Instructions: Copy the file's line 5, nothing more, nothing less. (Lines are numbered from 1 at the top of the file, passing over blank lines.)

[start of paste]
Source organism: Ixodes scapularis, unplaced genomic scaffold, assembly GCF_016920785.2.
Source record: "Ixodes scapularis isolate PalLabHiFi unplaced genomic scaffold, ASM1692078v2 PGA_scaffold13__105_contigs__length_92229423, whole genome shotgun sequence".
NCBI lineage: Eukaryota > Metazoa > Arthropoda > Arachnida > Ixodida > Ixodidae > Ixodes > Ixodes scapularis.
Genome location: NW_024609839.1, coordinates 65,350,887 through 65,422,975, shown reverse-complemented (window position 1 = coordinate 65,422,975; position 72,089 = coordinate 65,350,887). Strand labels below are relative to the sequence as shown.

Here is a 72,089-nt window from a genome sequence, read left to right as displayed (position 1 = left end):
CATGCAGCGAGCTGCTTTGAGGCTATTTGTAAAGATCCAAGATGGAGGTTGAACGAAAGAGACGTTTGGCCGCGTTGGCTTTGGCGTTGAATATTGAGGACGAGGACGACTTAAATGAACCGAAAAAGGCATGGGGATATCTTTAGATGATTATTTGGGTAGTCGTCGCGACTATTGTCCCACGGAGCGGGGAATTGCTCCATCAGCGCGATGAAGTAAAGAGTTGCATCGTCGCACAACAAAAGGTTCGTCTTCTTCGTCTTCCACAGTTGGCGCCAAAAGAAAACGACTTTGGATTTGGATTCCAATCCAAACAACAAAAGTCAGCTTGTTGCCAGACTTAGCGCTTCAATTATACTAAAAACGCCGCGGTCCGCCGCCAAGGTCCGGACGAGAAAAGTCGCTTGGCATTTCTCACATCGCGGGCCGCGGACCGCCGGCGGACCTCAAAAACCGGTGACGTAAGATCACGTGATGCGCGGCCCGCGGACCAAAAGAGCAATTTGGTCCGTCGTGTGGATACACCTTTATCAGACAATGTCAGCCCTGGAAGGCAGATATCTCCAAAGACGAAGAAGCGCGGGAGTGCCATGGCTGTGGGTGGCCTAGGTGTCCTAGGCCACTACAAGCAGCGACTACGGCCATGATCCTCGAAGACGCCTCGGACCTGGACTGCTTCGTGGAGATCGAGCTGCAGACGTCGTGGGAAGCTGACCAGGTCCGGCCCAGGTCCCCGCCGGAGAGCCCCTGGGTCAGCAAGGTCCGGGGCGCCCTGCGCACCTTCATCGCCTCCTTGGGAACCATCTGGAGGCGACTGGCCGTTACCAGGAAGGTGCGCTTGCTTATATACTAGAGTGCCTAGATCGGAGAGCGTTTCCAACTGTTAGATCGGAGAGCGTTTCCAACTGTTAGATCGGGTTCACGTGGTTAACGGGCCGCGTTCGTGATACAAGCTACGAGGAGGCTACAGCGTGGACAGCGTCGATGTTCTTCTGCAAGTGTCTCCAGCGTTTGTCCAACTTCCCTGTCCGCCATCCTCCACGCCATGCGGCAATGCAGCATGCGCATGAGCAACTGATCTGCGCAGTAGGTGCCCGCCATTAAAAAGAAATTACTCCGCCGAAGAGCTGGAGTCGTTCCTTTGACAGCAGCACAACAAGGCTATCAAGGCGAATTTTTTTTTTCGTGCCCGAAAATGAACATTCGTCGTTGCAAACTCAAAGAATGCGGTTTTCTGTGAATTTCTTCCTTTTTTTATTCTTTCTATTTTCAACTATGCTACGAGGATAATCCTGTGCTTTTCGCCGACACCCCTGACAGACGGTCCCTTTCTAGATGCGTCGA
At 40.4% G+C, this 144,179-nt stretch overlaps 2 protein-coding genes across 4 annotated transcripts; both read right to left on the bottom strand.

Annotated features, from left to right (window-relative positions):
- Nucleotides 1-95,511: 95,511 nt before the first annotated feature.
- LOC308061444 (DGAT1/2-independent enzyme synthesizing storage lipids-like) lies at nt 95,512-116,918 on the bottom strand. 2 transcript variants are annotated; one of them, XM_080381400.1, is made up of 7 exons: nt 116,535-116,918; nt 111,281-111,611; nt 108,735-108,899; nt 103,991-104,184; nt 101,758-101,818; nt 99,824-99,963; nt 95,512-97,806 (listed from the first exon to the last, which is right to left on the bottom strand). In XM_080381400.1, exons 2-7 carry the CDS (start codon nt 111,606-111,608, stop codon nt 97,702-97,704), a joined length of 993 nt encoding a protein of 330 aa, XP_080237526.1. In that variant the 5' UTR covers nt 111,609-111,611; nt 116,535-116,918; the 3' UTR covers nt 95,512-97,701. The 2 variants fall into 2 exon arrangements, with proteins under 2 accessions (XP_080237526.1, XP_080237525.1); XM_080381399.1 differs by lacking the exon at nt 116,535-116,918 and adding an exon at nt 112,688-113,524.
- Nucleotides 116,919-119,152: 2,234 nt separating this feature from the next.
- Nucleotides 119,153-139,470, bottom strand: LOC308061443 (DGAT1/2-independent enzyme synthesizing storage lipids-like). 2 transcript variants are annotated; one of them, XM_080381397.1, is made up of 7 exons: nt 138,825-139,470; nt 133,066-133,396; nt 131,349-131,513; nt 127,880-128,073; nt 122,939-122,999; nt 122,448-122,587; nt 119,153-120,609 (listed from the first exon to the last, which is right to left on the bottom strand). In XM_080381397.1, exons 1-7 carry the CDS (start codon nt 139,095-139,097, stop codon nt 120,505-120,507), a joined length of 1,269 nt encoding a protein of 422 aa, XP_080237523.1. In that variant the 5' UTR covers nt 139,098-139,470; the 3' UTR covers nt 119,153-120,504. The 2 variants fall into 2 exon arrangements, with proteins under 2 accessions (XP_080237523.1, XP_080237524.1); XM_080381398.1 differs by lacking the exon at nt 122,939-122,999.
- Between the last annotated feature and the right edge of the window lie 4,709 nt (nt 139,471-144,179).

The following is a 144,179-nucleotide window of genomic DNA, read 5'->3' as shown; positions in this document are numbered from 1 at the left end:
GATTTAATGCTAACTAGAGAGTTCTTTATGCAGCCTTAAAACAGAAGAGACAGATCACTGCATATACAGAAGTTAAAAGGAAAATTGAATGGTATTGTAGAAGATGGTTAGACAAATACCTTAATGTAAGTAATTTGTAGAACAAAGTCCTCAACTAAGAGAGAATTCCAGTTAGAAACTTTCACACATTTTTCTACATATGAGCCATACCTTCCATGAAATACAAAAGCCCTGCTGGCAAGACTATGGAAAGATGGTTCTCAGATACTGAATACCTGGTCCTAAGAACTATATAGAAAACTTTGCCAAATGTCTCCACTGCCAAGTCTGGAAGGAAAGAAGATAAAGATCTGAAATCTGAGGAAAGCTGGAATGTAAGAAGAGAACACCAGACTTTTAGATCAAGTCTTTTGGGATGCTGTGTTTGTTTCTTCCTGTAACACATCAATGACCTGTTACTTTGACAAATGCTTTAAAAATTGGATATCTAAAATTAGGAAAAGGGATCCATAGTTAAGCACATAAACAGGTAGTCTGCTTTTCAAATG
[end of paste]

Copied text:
Here is a 72,089-nt window from a genome sequence, read left to right as displayed (position 1 = left end):